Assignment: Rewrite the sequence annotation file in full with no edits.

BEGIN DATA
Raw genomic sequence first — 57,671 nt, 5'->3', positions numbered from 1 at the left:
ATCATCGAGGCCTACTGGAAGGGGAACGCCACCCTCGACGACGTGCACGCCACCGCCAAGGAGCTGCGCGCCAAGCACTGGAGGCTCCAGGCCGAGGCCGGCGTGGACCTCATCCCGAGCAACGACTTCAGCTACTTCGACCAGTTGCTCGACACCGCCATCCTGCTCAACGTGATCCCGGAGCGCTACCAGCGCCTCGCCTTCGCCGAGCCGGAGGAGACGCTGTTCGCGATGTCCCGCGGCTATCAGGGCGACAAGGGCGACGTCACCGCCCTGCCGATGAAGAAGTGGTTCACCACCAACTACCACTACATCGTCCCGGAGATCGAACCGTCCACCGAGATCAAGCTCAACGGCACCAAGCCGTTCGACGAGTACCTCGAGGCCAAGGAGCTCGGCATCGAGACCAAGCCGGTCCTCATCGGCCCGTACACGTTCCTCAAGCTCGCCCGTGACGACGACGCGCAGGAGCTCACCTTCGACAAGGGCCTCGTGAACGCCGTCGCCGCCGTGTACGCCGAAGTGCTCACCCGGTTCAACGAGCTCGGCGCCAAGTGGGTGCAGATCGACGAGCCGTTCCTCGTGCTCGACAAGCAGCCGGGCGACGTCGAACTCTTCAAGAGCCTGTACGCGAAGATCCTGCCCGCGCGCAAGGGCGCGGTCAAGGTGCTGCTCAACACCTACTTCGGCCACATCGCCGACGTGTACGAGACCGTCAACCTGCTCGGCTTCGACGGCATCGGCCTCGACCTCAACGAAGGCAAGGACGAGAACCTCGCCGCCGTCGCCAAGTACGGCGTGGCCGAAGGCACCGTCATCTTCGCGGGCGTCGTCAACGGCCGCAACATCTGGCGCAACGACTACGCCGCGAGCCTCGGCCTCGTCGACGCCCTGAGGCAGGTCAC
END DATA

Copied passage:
Raw genomic sequence first — 57,671 nt, 5'->3', positions numbered from 1 at the left:
ATCATCGAGGCCTACTGGAAGGGGAACGCCACCCTCGACGACGTGCACGCCACCGCCAAGGAGCTGCGCGCCAAGCACTGGAGGCTCCAGGCCGAGGCCGGCGTGGACCTCATCCCGAGCAACGACTTCAGCTACTTCGACCAGTTGCTCGACACCGCCATCCTGCTCAACGTGATCCCGGAGCGCTACCAGCGCCTCGCCTTCGCCGAGCCGGAGGAGACGCTGTTCGCGATGTCCCGCGGCTATCAGGGCGACAAGGGCGACGTCACCGCCCTGCCGATGAAGAAGTGGTTCACCACCAACTACCACTACATCGTCCCGGAGATCGAACCGTCCACCGAGATCAAGCTCAACGGCACCAAGCCGTTCGACGAGTACCTCGAGGCCAAGGAGCTCGGCATCGAGACCAAGCCGGTCCTCATCGGCCCGTACACGTTCCTCAAGCTCGCCCGTGACGACGACGCGCAGGAGCTCACCTTCGACAAGGGCCTCGTGAACGCCGTCGCCGCCGTGTACGCCGAAGTGCTCACCCGGTTCAACGAGCTCGGCGCCAAGTGGGTGCAGATCGACGAGCCGTTCCTCGTGCTCGACAAGCAGCCGGGCGACGTCGAACTCTTCAAGAGCCTGTACGCGAAGATCCTGCCCGCGCGCAAGGGCGCGGTCAAGGTGCTGCTCAACACCTACTTCGGCCACATCGCCGACGTGTACGAGACCGTCAACCTGCTCGGCTTCGACGGCATCGGCCTCGACCTCAACGAAGGCAAGGACGAGAACCTCGCCGCCGTCGCCAAGTACGGCGTGGCCGAAGGCACCGTCATCTTCGCGGGCGTCGTCAACGGCCGCAACATCTGGCGCAACGACTACGCCGCGAGCCTCGGCCTCGTCGACGCCCTGAGGCAGGTCAC